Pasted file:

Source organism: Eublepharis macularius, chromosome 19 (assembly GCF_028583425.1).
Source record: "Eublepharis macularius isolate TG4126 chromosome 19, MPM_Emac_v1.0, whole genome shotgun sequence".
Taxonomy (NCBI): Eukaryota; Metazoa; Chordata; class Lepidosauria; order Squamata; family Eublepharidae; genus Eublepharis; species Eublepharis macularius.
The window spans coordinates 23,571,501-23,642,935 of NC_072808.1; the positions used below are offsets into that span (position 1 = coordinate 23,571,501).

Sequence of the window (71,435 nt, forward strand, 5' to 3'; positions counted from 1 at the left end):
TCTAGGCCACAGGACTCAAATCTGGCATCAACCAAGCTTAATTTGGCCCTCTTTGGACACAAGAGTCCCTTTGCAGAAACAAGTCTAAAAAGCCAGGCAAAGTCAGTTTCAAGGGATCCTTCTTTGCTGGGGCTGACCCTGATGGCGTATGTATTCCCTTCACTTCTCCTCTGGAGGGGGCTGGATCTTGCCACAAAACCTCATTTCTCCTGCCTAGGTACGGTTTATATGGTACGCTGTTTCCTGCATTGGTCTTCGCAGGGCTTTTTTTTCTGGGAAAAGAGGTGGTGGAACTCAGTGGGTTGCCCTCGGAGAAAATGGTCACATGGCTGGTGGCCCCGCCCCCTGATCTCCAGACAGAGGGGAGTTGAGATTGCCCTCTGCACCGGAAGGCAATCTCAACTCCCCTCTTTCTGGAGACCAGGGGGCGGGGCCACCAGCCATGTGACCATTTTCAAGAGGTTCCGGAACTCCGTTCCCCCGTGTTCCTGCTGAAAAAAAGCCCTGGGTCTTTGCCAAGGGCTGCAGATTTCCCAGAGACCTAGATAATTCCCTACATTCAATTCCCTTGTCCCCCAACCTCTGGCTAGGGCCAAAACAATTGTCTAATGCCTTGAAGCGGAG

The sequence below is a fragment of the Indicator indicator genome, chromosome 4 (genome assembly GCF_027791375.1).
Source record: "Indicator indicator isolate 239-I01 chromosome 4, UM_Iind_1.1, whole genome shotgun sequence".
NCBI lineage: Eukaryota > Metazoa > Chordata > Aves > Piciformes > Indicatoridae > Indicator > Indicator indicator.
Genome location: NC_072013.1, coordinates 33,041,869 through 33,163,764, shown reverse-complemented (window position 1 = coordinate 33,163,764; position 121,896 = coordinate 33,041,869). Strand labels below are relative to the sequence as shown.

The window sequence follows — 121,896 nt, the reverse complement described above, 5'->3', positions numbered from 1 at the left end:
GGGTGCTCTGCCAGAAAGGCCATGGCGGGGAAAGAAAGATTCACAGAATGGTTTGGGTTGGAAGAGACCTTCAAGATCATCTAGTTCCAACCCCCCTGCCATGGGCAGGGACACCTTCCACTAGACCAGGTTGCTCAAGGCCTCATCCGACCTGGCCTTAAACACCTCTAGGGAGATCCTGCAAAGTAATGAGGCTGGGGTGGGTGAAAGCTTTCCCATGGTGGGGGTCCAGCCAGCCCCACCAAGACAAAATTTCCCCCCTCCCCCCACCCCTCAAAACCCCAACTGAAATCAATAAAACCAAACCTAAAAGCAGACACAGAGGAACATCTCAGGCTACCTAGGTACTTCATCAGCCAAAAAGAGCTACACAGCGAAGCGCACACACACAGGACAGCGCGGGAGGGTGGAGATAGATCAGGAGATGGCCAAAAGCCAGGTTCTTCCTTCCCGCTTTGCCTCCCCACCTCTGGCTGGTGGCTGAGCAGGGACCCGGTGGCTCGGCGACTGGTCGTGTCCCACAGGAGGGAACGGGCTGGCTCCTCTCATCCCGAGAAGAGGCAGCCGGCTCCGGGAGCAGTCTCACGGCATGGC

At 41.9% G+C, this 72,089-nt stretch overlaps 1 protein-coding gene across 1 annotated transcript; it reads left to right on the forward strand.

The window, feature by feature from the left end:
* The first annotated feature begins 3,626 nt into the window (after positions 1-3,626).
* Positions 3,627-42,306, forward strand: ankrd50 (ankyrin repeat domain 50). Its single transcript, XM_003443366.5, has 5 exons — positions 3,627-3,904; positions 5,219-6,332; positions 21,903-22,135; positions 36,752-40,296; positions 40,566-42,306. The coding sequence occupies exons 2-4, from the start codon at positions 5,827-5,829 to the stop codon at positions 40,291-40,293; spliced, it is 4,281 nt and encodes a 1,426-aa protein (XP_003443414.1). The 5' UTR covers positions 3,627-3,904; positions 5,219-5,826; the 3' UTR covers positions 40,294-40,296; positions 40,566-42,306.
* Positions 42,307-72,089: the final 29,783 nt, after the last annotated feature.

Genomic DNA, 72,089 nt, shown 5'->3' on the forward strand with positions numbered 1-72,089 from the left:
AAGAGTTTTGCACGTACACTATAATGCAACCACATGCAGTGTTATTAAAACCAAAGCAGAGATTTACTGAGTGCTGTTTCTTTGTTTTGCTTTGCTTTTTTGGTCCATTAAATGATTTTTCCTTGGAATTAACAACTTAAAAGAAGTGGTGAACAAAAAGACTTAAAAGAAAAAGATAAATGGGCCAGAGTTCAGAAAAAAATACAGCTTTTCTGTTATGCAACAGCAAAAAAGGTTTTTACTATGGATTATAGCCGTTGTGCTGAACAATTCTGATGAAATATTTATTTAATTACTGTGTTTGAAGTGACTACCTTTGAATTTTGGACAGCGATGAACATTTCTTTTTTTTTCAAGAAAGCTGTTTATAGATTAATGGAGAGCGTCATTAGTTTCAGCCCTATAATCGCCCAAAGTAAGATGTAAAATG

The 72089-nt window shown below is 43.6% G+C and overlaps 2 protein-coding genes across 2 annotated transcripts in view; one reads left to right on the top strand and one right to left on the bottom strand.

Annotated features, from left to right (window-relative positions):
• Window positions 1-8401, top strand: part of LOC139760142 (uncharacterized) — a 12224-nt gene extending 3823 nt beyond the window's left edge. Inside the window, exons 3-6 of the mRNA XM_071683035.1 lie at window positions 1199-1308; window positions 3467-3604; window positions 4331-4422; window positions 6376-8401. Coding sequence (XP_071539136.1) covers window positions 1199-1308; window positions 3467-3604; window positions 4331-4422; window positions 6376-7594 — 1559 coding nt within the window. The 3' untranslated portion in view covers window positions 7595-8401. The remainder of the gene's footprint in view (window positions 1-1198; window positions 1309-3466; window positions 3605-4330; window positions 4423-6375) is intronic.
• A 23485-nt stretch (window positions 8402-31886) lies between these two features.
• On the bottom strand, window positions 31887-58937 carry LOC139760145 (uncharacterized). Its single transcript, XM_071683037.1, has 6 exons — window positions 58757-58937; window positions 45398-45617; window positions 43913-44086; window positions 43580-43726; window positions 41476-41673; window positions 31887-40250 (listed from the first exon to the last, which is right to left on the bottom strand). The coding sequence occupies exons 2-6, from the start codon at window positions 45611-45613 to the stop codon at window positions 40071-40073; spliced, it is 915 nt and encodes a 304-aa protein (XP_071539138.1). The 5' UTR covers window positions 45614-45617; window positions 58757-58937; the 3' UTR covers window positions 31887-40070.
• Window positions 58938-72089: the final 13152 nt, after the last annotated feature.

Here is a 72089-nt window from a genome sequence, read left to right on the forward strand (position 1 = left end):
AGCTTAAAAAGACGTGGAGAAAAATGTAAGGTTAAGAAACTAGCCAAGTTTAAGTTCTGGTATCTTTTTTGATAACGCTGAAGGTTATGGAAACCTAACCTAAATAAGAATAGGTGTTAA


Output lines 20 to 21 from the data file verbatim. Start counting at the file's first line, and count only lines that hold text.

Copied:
The 72089-nt window shown below is 43.6% G+C and overlaps 2 protein-coding genes across 2 annotated transcripts in view; one reads left to right on the top strand and one right to left on the bottom strand.

Annotated features, from left to right (window-relative positions):